Symptoms of food Allergies..
A food allergy and an intolerance both can cause:
When a food irritates your stomach or your body can’t properly digest it, that’s an intolerance. You may have these symptoms:
Gas, cramps, or bloating
Irritability or nervousness
A food allergy happens when your immune system mistakes something in food as harmful and attacks it. It can affect your whole body, not just your stomach. Symptoms may include:
Rash, hives, or itchy skin
Shortness of breath
Sudden drop in blood pressure, trouble swallowing or breathing — this is life-threatening. Call 911 immediately.
Common Food Allergies and Intolerance
These triggers cause about 90% of food allergies.
Tree nuts (such as walnuts, pecans and almonds)
The most common food intolerance is lactose intolerance. It happens when people can’t digest lactose, a sugar found in milk and dairy. Another kind of intolerance is being sensitive to sulfites or other food additives. Sulfites can trigger asthma attacks in some people.
What about a gluten allergy? While celiac disease a long lasting digestive condition that’s triggered by eating gluten does involve the immune system, it doesn’t cause life-threatening symptoms.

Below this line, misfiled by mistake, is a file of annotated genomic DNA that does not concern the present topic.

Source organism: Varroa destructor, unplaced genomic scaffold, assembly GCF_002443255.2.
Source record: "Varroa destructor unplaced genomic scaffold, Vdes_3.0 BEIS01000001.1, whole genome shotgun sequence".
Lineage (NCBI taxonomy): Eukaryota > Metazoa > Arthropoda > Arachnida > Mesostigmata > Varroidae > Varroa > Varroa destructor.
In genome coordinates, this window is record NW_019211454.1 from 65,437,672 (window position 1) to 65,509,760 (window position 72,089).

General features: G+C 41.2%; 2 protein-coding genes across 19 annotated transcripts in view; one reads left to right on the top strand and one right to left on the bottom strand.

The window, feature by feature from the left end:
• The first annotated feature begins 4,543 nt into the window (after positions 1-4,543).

Why Are Food Allergies on the Rise?
Currently, more than 15 million Americans, including millions of children, suffer from food allergies. Between 1997 and 2007, food allergies increased 18%, according to the Centers for Disease Control and Prevention. Researchers aren’t sure why the prevalence of food allergies has increased, but several theories exist.
The hygiene hypothesis suggests that because of better sanitation and cleanliness, our immune systems mistake food proteins for foreign bacteria, viruses, and parasites, resulting in an attack against them. Some say the modern diet, which includes the consumption of genetically modified organisms in food, may play a part, although this theory isn’t well supported in the literature.